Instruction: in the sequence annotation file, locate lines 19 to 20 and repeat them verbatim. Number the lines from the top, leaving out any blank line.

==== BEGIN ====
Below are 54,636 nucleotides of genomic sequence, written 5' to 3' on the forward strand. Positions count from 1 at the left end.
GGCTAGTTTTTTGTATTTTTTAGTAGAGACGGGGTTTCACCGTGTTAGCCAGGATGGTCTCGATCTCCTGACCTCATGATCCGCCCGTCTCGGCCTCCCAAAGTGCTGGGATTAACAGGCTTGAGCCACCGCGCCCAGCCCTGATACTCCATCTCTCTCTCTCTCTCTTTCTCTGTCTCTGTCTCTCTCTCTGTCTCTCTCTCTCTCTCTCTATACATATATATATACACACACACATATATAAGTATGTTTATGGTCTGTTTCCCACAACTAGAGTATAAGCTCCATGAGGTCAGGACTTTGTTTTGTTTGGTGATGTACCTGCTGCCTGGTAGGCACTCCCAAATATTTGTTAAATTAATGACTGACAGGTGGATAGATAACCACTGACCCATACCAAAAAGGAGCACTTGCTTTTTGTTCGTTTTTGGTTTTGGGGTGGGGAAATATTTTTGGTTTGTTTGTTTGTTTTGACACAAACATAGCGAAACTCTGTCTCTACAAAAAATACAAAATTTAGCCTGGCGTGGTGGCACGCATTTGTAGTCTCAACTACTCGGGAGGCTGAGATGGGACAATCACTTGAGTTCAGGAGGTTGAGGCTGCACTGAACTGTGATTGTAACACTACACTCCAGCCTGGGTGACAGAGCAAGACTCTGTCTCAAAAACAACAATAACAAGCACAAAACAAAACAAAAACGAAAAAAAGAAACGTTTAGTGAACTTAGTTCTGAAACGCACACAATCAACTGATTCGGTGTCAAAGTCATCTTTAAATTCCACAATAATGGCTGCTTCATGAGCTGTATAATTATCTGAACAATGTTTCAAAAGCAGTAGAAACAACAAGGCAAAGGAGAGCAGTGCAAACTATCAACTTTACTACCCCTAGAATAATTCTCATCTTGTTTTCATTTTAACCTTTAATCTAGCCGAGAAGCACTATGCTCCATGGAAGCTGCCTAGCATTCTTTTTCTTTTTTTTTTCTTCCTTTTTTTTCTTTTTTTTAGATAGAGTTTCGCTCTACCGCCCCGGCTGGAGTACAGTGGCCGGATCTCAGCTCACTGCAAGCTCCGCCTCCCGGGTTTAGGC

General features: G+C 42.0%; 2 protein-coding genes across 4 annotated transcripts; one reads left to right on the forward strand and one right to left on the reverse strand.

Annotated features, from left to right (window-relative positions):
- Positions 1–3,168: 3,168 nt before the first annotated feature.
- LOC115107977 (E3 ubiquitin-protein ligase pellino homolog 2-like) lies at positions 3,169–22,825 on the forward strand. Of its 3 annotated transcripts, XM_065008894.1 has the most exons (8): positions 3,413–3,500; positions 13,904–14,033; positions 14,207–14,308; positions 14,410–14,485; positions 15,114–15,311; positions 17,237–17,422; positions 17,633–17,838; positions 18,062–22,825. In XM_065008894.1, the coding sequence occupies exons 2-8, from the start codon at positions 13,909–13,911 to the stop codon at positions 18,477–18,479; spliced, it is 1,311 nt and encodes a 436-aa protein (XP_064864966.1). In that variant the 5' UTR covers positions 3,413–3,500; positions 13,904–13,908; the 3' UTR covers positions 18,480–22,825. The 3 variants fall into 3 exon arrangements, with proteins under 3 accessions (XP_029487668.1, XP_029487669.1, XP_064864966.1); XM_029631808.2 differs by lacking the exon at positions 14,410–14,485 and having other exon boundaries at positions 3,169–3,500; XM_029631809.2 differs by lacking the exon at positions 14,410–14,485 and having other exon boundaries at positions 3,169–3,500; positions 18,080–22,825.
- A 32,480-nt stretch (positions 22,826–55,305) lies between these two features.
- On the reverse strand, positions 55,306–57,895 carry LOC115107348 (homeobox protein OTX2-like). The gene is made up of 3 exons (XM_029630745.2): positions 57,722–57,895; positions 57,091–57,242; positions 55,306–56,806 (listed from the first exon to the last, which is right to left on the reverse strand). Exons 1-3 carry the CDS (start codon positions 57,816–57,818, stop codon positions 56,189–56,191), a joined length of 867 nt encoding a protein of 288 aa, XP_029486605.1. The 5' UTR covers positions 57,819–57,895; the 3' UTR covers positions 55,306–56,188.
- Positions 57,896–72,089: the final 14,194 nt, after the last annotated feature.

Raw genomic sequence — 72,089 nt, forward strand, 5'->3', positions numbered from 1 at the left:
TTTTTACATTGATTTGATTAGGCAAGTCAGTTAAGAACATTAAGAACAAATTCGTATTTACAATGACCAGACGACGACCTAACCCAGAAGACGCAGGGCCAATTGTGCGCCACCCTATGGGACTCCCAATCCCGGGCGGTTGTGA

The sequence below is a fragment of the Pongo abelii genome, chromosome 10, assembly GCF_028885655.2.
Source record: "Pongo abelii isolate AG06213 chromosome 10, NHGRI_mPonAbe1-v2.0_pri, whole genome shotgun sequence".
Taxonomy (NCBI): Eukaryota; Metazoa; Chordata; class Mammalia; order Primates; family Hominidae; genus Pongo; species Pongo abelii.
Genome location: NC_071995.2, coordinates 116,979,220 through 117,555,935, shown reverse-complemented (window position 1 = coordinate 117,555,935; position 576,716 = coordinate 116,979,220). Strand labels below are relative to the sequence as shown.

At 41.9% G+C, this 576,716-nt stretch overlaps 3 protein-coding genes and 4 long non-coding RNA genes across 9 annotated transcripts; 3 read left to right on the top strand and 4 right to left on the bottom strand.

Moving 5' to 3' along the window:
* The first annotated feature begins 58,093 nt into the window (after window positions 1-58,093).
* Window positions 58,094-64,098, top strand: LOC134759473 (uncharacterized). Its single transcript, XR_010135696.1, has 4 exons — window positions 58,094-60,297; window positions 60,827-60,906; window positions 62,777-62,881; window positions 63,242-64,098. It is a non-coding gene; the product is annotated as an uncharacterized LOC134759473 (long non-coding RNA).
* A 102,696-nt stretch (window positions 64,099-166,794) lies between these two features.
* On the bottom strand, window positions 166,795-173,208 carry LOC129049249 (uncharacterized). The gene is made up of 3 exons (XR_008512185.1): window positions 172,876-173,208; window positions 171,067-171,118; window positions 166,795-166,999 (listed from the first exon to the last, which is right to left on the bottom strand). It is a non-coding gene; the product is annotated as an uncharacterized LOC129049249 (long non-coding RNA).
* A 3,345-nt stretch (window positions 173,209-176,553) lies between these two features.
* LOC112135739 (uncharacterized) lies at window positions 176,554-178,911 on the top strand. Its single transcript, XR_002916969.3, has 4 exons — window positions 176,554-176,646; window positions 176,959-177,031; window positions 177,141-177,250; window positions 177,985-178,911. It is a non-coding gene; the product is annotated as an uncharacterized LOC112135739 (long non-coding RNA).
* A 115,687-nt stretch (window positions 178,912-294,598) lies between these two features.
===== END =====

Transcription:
* Window positions 58,094-64,098, top strand: LOC134759473 (uncharacterized). Its single transcript, XR_010135696.1, has 4 exons — window positions 58,094-60,297; window positions 60,827-60,906; window positions 62,777-62,881; window positions 63,242-64,098. It is a non-coding gene; the product is annotated as an uncharacterized LOC134759473 (long non-coding RNA).
* A 102,696-nt stretch (window positions 64,099-166,794) lies between these two features.